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Northern Harrier flying
Northern Harrier © Kyle Wilmarth

Important Bird Area: Monomoy and South Beach NWR

Map of the Monomoy and South Beach NWR IBA site

Nominated By

Blair Nikula


3,000+ acres

Towns and Counties

Chatham; Barnstable


US Fish and Wildlife Service, municipal

Major Habitats

coastal beach 60%, marine/tidal 20%, salt marsh <20%, lake/pond <5%

Land Use


Serious Threats


IBA Criteria

  • Category 1: Sites important for long-term research and/or monitoring projects that contribute substantially to ornithology, bird conservation, and/or education.
  • Category 2: Raptors: The site is a bottleneck or migration corridor for more than 5,000 migratory raptors during a migration season.
  • Category 5: Waterfowl: The site regularly supports 500 or more waterfowl at any one time. The designation "waterfowl" includes birds such as loons, grebes, cormorants, geese, ducks, coots, and moorhens.

Site Description

This IBA includes barrier beach/ islands, with 25+ miles of coastline-primarily dunes and tidal flats and some fresh/brackish wetlands (ponds, cattail marsh, some boggy depressions). The lighthouse on South Monomoy is on the National Register of Historic Places.

Current Conservation Status

Monomoy is a federally designated Wilderness Area, the only such area in southern New England. Human usage is increasing and becoming a problem in some cases. Extensive areas of Monomoy are closed during the breeding season, fenced, and patrolled by the US Fish and Wildlife Service. Nesting sites of Piping Plovers and terns on South Beach are monitored by Mass Audubon. Horseshoe Crab harvesting may affect migrant shorebirds (several species that feed on Horseshoe Crab eggs). The situation is being studied and restrictions are being implemented.

Ornithological Significance

The barrier beach and other habitats support breeding populations of the federally listed Piping Plover and Roseate Tern, and state listed Northern Harrier, Common Tern, and Least Tern (formally also the Pied-billed Grebe, Arctic Tern, and Short-eared Owl). Also recorded have been the transient federally listed Bald Eagle and Peregrine Falcon (formally the Eskimo Curlew and state-listed Common Loon). Six breeding and six transient regional high conservation priority species are found at this site. Lesser numbers of a variety of transient passerines and raptors use the area as a stopover during migration, and significant numbers of transient and wintering sea ducks (Common Eidesr and all three scoter species numbering into the ten of thousands; Red-breasted Mergansesr and Long-tailed Ducks occasionally 1,000+) have been observed. Freshwater ponds often host 1,000+ waterfowl in the fall, with regionally significant numbers of American Black Ducks, Northern Pintails, Blue-winged Teal, Green-winged Teal, Gadwalls, Northern Shovelers, American Wigeons, Ruddy Ducks, and American Coots (all of the dabbling ducks breed in varying numbers). Numbers of migrant shorebirds routinely exceed 5,000 birds in the spring and 10,000 birds in the fall, with globally significant numbers of the Hudsonian Godwit in the fall. The breeding population of Snowy Egrets has recently ranged from 28 to 75+ pairs and Black-crowned Night-Herons exceed 100 pairs. Research projects include long-term monitoring of terns, 25 years of ISS shorebird census, American Oystercatcher research in the 1980s, Short-eared Owl studies in the 1980s, and Piping Plover research in the 1990s.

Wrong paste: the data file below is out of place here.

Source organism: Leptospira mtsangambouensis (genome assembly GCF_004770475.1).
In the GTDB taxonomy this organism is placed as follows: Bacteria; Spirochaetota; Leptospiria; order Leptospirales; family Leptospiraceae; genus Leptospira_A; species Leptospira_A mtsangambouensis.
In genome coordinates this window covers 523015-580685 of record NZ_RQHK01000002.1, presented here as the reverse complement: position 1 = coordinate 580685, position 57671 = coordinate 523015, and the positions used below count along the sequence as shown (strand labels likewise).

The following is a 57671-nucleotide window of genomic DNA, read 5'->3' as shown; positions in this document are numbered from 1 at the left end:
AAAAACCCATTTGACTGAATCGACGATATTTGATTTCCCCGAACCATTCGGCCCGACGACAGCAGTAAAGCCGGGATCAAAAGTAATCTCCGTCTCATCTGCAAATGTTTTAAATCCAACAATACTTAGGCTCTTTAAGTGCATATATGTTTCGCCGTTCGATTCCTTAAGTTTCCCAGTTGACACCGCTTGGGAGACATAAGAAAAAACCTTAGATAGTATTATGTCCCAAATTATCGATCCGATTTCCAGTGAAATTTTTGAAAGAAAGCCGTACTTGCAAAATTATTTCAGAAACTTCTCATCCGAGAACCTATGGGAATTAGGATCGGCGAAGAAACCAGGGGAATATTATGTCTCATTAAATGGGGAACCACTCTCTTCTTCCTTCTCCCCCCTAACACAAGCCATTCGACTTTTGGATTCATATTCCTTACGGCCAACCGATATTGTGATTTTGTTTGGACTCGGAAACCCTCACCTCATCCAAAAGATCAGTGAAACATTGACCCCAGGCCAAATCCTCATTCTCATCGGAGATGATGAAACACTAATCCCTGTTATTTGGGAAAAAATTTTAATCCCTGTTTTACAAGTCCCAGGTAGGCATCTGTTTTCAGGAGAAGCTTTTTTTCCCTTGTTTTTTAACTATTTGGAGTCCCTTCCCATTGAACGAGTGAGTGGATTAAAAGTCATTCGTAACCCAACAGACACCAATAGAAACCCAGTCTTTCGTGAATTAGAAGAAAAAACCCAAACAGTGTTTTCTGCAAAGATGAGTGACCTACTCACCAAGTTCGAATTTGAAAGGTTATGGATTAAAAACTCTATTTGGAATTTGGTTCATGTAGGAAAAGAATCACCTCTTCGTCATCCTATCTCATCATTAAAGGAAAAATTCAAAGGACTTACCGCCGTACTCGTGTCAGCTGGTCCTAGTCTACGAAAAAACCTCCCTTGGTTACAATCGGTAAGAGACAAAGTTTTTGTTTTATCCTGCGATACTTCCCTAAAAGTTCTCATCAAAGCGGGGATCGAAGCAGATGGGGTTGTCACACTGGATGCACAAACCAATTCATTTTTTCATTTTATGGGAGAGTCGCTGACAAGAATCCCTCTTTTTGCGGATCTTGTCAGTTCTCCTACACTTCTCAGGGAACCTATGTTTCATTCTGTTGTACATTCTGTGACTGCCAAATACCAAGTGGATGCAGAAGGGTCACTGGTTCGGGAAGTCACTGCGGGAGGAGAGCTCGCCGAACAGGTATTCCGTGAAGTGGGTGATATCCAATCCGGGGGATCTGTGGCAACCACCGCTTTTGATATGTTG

Other Flora or Fauna of Significance

This is one of the largest haul-out sites for Gray Seals and Harbor Seals in the Northeast as well as being a significant breeding site for Horseshoe Crabs. South Monomoy has been chosen as a site to reintroduce the threatened Northeast Beach Tiger Beetle.

Data Sources

International Shorebird Surveys, USFWS data, Mass Audubon data, Blair Nikula personal records.